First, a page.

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International Olympic Committee considering ban of all Russian athletes at 2016 Games

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A committee will debate individual justice vs. collective justice following widespread doping coverup allegations in Russia.

Lintao Zhang/Getty Images

The International Olympic Committee has opened disciplinary discussions for both Russian officials and athletes following a 100-page independent report to the World Anti Doping Association (WADA). The end result may be as steep as a ban of 400 Russian athletes from the 2016 Olympic Games in Rio de Janeiro, though not before the Court of Arbitration for Sport rules Thursday on the appeal of a current ban of 68 athletes.

In addition, the IOC announced in the interim that it:

  • Will not associate itself with any international competition held in Russia, including the 2019 Euro Games.
  • Will ask sports federations not to hold major events in Russia.
  • Will not accredit anyone implicated by the report or anyone from the Russian Ministry of Sport.
  • Will investigate all Russian athletes who participated in the 2014 Games in Sochi, Russia, for possible disciplinary action.

"The findings of the report show a shocking and unprecedented attack on the integrity of sports and on the Olympic Games," IOC President Thomas Bach said in a statement Tuesday. "Therefore, the IOC will not hesitate to take the toughest sanctions available against any individual or organization implicated."

The report investigated widespread doping and concealment methods used by the Russian Olympic team. It details wrongdoing during both the 2014 Winter Olympics and leading up to the 2016 Summer Games.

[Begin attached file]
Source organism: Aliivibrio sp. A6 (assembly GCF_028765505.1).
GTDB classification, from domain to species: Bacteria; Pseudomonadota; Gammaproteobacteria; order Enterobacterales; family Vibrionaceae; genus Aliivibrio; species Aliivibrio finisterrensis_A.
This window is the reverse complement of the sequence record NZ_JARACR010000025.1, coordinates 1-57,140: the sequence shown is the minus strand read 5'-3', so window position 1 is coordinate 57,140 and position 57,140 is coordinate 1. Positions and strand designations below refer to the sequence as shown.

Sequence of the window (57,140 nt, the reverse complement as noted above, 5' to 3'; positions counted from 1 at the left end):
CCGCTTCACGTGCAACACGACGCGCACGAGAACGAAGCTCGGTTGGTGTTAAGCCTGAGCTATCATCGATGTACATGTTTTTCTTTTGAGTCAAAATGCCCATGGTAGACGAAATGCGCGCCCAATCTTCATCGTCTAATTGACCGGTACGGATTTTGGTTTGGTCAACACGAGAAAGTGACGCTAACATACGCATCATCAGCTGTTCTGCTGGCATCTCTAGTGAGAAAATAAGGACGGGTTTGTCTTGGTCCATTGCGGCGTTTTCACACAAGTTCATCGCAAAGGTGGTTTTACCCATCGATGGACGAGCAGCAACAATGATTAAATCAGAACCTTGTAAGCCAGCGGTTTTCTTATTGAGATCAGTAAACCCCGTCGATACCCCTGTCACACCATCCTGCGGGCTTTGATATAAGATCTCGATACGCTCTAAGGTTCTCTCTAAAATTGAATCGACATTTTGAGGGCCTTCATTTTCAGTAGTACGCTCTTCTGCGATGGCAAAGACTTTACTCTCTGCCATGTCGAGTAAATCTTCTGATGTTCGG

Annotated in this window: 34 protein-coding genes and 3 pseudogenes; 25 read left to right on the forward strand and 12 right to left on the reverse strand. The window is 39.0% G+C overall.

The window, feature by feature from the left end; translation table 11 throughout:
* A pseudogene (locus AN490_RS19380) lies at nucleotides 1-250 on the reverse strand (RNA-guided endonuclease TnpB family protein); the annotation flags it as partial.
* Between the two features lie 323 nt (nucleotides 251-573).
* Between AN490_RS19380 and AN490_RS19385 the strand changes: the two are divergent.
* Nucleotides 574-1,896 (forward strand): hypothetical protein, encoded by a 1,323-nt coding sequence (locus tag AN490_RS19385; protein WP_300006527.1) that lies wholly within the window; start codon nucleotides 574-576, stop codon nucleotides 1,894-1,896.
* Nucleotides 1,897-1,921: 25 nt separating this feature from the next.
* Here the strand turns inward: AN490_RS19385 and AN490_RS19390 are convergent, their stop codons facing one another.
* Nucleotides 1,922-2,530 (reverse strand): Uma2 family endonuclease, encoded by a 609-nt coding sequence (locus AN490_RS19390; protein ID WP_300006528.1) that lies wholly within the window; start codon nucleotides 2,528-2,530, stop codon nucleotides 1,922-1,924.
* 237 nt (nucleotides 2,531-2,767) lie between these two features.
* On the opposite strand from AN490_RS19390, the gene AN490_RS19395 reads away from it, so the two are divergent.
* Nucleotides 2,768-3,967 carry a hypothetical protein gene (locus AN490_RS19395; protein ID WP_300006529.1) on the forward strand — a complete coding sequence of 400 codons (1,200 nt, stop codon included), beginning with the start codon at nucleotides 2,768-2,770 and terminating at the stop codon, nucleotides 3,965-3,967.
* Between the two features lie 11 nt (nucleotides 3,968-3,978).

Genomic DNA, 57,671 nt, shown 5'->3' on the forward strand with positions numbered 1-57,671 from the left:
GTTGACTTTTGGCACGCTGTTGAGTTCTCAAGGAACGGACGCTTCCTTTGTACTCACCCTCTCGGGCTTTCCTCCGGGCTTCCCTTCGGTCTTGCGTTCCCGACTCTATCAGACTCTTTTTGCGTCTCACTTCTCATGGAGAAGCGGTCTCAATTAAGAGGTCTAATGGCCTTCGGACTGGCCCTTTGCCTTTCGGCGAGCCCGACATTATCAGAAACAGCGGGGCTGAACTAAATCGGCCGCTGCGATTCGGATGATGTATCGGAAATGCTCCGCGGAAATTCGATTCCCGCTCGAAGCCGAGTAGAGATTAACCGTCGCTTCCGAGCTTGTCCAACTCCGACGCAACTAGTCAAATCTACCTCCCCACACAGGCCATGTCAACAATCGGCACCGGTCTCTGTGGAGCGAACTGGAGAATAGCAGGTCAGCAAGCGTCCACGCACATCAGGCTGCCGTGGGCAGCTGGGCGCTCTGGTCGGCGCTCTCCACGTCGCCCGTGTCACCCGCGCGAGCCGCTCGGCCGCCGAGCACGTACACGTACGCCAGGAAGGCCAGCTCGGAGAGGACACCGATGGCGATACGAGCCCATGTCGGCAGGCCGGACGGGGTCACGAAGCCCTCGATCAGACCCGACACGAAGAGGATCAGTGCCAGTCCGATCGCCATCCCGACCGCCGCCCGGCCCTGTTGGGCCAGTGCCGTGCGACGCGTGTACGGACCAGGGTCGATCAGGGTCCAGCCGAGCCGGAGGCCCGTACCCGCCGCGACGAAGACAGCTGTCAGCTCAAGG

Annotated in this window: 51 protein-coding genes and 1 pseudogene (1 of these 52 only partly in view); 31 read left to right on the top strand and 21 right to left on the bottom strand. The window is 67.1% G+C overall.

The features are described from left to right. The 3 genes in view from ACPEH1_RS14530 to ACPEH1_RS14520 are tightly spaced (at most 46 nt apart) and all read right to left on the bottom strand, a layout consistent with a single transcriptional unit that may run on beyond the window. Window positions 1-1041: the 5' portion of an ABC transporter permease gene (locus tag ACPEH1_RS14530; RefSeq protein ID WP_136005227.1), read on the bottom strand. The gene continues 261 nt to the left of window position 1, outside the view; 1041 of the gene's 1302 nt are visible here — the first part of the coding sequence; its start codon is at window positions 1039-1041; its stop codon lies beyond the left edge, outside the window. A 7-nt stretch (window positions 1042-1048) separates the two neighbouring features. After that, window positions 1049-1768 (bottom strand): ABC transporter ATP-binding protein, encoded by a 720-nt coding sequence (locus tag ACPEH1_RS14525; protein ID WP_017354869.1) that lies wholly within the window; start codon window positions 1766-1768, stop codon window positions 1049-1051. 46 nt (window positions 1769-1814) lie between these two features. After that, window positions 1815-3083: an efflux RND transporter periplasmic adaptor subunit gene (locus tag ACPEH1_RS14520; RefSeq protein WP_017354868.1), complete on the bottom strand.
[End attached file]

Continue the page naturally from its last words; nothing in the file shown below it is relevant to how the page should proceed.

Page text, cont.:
The IOC Executive Board stated, "[The committee] will explore the legal options with regard to a collective ban of all Russian athletes for the Olympic Games 2016 versus the right to individual justice. In this respect, the IOC will have to take the CAS decision on 21 July 2016 concerning the IAAF rules into consideration, as well as the World Anti-Doping Code and the Olympic Charter."

Russia's impropriety started following the 2010 Winter Olympics in Vancouver, where Russia had an embarrassingly low medal count. With Sochi named as the next host city, Russia enacted a plan that started with naming a new Minister of Sport.

The report found that a Deputy Minister was a gatekeeper for all positive doping tests out of the WADA-accredited lab in Moscow. The report also found that Russian government was involved in all aspects of the doping scandal, which included swapped samples and tamper-evident bottles being tampered with when the Moscow lab wasn't in charge of samples during other large international events.

The Federal Security Service, the successor to the KGB, was also reportedly involved in these actions. Ultimately, more than 50 percent of positive tests were converted to negative through various means, with athletics and weightlifting having the most disappearing positive results. A total of 643 positive tests were reviewed as part of the independent report, with at least 312 athletes having their results falsely reported as negative.

One of the more bizarre revelations from WADA's report was the fact that alcohol and steroid cocktails were real, and provided to the athletes. A cocktail consisting of Oral Turinabol, Oxandrolone and Methasterone was dissolved in alcohol and was designed to be swished around in the mouth so that it could be absorbed into the bucal membrane before being spat out.

The Moscow laboratory implicated in the report had its accreditation from WADA revoked in April 2016.

Russia finished atop the medal standings for the 2014 Winter Olympics. They had 33 total medals, 13 of which were gold and 11 of which were silver. Norway was in second place with 26 total medals and 11 gold medals. The United States came in fourth as far as gold medals were concerned, with nine, but had 28 total medals.

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